When creating a custom catalog component yourself, you may want to have a look at how the essentials catalog component rendering templates achieve that. Assuming that you use  web files-based Freemarker templates (rather than WAR-based JSPs), you can find examples in your project's /bootstrap/webfiles/src/main/resources/site/freemarker/hstdefault directory.

Limit your queries

When determining what content to show, you will regularly want to execute queries on your set of content. These queries consume resources, and you best limit the amount of resources consumed by a query by specifying appropriate query limits.

The generic HST components provided by he setup application implement the use of such limits by calling the org.hippoecm.hst.content.beans.query.HstQuery#setLimit() function.

Likewise, if you set up a content tree for faceted navigation, make sure you apply appropriate limits.

Use iterators rather than fetching lists

In your HST component or content bean code, you will regularly find a need to iterate over a set of data. For best performance, try using the provided iterators rather than fetching the set of data in a non-native format (i.e. in a format different from the one the set of data is available in).

The generic HST components and content beans provided by the setup application use these iterators wherever possible.

Provide appropriate page-not-found support

There are two use-cases where your site can conclude that there's no content to show: Either (1) the requested URL is not mapped to any sitemap item, or (2) the matching sitemap item is not associated with any content. In the first case, the best practice is to set up a root-level catch-all sitemap item, which renders a page-not-found page. In the second case, the HST components rendering the site should, upon determining that there is no content, redirect the browser to an appropriate page-not-found page.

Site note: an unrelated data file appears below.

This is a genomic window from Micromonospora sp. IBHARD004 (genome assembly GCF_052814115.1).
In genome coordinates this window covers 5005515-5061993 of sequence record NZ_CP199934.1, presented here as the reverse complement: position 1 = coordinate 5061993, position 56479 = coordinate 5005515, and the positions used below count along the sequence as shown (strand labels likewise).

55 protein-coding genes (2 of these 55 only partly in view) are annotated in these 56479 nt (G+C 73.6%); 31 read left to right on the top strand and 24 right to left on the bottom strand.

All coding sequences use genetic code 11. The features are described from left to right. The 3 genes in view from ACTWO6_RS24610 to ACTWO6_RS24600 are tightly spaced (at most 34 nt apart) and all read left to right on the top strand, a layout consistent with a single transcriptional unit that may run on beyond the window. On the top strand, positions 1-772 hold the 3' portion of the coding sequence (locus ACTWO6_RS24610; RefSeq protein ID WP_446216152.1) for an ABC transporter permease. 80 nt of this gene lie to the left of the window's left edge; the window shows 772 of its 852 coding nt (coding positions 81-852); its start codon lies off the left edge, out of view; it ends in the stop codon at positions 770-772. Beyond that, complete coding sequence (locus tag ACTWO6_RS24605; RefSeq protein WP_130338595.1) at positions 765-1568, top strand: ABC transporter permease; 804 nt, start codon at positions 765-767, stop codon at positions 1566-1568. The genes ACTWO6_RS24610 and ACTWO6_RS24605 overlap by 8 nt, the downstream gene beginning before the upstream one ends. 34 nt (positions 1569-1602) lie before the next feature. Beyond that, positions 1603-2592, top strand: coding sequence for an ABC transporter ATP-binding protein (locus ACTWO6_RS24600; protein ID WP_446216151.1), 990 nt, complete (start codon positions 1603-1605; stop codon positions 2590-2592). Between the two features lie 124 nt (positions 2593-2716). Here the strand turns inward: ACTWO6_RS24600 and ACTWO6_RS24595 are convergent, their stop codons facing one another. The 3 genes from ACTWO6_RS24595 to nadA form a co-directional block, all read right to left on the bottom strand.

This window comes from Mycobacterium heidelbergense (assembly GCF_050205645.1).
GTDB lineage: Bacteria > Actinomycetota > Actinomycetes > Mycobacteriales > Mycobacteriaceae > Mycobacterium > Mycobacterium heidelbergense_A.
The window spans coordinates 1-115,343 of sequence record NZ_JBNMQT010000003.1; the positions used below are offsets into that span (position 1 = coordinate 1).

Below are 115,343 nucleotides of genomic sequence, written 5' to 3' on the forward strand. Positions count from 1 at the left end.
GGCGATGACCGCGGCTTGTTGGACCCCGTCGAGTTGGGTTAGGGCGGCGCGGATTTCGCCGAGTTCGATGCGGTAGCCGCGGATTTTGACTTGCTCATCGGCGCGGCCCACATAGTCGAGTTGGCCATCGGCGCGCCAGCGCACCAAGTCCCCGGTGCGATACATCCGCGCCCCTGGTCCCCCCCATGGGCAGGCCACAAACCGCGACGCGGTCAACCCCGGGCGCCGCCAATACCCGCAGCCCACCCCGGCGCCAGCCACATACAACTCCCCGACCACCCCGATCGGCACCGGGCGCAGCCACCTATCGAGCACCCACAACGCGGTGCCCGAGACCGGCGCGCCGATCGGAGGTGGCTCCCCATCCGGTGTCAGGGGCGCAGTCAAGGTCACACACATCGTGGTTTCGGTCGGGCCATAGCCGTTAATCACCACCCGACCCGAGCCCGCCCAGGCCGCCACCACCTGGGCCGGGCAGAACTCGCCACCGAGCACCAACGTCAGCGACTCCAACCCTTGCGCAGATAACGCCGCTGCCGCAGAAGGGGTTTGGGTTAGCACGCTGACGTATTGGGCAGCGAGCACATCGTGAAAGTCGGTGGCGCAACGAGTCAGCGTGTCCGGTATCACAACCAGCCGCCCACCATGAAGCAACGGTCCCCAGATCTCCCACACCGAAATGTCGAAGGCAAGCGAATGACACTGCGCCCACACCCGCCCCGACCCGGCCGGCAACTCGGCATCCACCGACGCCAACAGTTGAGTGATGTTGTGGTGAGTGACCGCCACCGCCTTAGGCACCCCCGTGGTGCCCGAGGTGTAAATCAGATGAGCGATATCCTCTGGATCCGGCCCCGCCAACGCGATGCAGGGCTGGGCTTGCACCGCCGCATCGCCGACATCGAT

The setup application implements this best practice by installing a root-level _any_ catch-all sitemap item, and the setup application's base HST component implements the org.onehippo.cms7.essentials.components.CommonComponent#setContentBeanWith404() function as an example how to implement the second case.

Separate bootstrap resources for configuration and content

When your project is in maintenance mode (or when you want to add new features), you find that you want to make a new deployment which updates your project's configuration. Automating project reconfiguration at deploy-time is a best practice because it is well-testable, avoids human errors and shortens deployment periods (content freeze).

However, when you deploy a new version of your project, you don't want to touch (damage!) the content. In order to keep this risk as low as possible, it is a best practice to separate the bootstrap resources into a set of to-be-deployed configuration and a set of not-to-be-deployed content. This is the reason why the archetype's bootstrap module contains the two sub-modules configuration and content.

When you build the to-be-deployed distribution, make sure (by means of a mvn profile, for example) that you do not include the content bootstrapping module, so it will not affect the system you deploy to.

Stay up to date with CMS maintenance releases

Hippo regularly creates maintenance releases for the CMS, fixing known issues and providing handy new features. After you've created your Hippo project, regularly check for new maintenance releases to make sure you get the most benefit from them.

The setup application is kept up-to-date with the latest maintenance releases by means of new archetype versions. Check here for the recommended archetype version at any time.